According to the incident report filed by Officer Jeffrey Pollock on Feb. 26, and a later investigation and round of interviews conducted by Krolikowski, Anderson stated that he and two friends were drinking beer at the bar at Tequila Mockingbird. He noticed Pickering was there with some friends. The two parties began staring at each other. A short time later, the report stated, as Pickering and his friends walked toward the exit, they passed the bar where Anderson was sitting with his friends. Anderson told police Pickering patted him on his back and told him to "have a good night."
Pickering said he saw trouble brewing between Anderson and Benson and went to diffuse the situation, putting his hand on Anderson's shoulder, but also Benson's back.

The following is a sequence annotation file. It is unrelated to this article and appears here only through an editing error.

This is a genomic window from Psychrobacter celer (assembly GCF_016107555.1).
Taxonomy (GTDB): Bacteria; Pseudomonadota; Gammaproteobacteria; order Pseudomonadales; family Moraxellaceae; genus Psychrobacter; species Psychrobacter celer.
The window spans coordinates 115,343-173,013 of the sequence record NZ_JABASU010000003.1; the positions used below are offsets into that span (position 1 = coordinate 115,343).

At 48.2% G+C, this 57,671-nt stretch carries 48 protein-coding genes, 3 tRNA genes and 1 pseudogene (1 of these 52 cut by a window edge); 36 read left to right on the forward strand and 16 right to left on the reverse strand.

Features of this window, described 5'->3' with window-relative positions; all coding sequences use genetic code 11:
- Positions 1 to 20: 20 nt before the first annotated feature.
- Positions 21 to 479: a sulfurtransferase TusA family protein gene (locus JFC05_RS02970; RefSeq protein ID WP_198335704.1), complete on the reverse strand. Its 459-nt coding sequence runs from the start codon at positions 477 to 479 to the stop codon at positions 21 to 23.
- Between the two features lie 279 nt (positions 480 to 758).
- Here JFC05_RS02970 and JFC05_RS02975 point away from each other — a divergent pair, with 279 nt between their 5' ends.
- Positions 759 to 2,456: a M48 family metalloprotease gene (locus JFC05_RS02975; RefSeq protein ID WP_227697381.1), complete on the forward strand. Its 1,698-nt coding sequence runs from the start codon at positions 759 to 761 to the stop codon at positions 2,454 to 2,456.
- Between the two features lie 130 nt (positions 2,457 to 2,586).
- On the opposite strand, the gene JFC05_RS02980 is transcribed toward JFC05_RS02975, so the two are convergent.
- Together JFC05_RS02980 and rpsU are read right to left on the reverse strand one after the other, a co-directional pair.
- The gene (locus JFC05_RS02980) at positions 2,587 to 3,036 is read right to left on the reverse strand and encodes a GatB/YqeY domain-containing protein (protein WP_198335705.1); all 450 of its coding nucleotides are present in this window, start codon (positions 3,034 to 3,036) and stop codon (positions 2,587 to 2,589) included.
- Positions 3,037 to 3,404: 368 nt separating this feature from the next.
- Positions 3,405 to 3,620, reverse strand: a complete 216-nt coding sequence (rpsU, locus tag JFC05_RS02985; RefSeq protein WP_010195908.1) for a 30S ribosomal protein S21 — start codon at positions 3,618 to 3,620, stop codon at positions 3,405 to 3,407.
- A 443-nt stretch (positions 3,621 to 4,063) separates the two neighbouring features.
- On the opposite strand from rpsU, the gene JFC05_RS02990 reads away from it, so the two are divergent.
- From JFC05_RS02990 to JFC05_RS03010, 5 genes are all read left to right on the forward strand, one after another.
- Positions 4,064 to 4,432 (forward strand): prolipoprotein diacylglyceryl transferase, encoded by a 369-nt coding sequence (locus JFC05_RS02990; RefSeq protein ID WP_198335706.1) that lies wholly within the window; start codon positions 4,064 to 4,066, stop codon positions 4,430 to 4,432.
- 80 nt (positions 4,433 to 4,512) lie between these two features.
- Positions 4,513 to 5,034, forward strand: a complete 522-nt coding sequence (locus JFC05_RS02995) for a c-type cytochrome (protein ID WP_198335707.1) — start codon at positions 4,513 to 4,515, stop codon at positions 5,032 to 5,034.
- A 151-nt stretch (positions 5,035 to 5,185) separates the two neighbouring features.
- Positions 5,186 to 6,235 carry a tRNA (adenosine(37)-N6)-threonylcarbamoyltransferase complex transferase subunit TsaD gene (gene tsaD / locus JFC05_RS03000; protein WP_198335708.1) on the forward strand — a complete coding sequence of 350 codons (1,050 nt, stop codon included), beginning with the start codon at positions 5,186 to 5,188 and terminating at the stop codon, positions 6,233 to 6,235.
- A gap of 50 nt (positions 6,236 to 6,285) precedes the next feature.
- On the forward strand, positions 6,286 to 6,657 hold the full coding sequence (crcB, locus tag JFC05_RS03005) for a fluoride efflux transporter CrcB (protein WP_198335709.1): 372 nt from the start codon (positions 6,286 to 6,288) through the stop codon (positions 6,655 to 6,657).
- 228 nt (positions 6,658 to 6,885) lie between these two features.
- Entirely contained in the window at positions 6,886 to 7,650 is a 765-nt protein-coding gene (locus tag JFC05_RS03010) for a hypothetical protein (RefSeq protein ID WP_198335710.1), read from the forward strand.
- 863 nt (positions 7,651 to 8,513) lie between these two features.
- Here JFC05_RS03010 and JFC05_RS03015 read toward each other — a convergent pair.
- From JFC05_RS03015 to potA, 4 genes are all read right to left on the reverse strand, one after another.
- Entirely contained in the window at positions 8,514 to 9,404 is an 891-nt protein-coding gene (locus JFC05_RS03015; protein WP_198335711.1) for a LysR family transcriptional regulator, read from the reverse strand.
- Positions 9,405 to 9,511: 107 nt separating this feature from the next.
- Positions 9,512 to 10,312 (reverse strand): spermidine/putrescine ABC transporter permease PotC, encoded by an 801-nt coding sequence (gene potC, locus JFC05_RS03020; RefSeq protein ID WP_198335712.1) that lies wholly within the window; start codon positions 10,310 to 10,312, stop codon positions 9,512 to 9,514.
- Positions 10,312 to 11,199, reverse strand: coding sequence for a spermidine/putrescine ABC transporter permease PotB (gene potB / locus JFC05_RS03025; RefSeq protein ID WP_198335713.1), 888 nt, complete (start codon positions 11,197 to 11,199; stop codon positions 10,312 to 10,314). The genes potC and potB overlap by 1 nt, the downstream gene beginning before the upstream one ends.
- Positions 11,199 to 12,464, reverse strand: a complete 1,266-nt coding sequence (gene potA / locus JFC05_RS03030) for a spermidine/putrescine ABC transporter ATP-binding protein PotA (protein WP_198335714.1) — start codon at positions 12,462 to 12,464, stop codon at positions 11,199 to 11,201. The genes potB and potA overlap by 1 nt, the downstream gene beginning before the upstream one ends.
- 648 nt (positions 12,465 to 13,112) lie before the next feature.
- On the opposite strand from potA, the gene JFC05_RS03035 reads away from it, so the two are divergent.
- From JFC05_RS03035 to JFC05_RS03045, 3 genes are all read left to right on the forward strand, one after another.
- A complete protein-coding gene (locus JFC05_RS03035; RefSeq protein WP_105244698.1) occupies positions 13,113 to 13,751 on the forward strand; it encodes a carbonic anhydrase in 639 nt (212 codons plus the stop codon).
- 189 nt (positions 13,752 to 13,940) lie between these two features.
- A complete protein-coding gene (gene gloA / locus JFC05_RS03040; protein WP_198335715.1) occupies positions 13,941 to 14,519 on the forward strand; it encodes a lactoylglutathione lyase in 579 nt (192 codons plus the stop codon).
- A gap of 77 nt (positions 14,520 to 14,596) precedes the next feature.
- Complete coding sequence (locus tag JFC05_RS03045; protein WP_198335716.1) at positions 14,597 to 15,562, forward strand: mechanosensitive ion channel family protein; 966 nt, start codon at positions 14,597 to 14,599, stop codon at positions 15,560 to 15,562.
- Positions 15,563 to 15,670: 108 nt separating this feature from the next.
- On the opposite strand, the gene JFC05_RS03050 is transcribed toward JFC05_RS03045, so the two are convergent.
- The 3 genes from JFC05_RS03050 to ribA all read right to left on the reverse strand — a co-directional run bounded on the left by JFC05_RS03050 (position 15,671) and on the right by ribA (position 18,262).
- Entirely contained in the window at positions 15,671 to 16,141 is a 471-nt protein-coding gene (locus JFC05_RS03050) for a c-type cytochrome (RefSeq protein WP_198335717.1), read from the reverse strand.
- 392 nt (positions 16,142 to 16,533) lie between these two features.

A witness from the neighboring table recalled a scene in which Benson and Pickering's group was "drunk and belligerent." He said he saw a tall white man (Benson) who stood over Anderson, who was seated, and said, "why are you here" and "you can't be here." The witness said Pickering, who acted aggressively throughout, came over and put his clenched fists on the table, saying, "I'm a police officer -- be careful."
Pickering said he'd had a beer and a vodka drink prior to arriving at Tequila Mockingbird and one beer at the bar.
Both Anderson and Pickering agreed that Anderson then shrugged Pickering's hand off and said "Don't (expletive) touch me."
Anderson then claims Benson shouted back at him, "what are you gonna do, (racial slur)?" the report stated. Anderson said he tried to stand up, but Pickering told him to "sit the (expletive) down," and pushed him back down onto his bar stool.